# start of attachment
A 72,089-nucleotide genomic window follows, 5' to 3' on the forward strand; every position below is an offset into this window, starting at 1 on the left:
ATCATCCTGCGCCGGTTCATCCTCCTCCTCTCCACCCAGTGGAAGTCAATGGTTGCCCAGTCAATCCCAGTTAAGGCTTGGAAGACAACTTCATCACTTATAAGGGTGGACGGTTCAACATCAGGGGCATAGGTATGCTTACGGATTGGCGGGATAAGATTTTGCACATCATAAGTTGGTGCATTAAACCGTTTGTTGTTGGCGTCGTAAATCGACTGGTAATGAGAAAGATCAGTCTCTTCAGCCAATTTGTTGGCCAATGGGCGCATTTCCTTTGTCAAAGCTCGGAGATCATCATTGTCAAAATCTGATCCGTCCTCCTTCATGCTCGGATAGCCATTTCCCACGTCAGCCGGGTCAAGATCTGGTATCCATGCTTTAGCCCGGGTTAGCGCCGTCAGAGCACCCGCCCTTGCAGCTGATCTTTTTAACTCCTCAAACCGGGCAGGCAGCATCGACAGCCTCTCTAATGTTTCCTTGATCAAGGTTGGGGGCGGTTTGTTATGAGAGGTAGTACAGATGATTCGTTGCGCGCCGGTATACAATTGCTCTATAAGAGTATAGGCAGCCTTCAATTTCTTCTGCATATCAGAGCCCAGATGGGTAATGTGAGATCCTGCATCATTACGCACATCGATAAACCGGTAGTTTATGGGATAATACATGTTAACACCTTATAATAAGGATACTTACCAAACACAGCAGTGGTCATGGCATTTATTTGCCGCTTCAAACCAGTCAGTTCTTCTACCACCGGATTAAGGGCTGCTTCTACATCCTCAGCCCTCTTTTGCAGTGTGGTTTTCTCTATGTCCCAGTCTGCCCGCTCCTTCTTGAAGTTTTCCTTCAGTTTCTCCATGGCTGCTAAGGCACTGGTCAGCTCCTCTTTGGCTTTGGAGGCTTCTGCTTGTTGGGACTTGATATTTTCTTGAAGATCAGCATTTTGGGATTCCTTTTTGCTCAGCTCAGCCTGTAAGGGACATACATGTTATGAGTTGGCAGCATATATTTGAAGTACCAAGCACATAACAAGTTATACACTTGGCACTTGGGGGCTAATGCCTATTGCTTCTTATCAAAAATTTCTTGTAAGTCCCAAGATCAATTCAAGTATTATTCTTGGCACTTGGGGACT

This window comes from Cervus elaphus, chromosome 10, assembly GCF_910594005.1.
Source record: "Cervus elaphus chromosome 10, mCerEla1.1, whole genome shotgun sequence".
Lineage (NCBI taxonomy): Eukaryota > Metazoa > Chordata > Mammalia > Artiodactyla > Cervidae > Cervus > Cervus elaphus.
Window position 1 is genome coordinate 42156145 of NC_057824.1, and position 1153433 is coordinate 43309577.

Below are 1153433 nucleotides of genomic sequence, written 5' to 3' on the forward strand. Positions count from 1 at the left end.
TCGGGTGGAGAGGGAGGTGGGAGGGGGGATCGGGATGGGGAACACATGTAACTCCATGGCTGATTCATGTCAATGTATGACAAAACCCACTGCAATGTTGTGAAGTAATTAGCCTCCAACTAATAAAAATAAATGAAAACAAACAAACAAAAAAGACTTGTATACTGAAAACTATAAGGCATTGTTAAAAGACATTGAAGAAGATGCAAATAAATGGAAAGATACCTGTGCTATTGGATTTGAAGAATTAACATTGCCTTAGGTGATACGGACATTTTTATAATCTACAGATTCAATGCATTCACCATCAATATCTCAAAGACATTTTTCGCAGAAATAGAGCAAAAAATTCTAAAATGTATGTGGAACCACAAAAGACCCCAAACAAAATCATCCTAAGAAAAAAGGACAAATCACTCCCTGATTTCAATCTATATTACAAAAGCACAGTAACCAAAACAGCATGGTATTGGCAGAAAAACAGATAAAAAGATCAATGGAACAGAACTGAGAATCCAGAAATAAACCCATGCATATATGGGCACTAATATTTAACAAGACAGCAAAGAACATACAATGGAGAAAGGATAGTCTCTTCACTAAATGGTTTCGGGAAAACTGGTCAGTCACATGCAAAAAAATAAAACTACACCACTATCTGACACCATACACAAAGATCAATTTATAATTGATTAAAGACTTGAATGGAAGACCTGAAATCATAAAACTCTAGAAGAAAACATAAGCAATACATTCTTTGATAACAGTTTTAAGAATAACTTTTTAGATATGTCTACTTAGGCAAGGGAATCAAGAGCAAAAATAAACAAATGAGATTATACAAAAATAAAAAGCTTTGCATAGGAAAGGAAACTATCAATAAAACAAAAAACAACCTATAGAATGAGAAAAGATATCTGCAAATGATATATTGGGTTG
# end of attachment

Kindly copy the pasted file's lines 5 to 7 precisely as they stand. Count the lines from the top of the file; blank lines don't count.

Lineage (NCBI taxonomy): Eukaryota > Metazoa > Chordata > Mammalia > Artiodactyla > Cervidae > Cervus > Cervus elaphus.
Window position 1 is genome coordinate 42156145 of NC_057824.1, and position 1153433 is coordinate 43309577.

Below are 1153433 nucleotides of genomic sequence, written 5' to 3' on the forward strand. Positions count from 1 at the left end.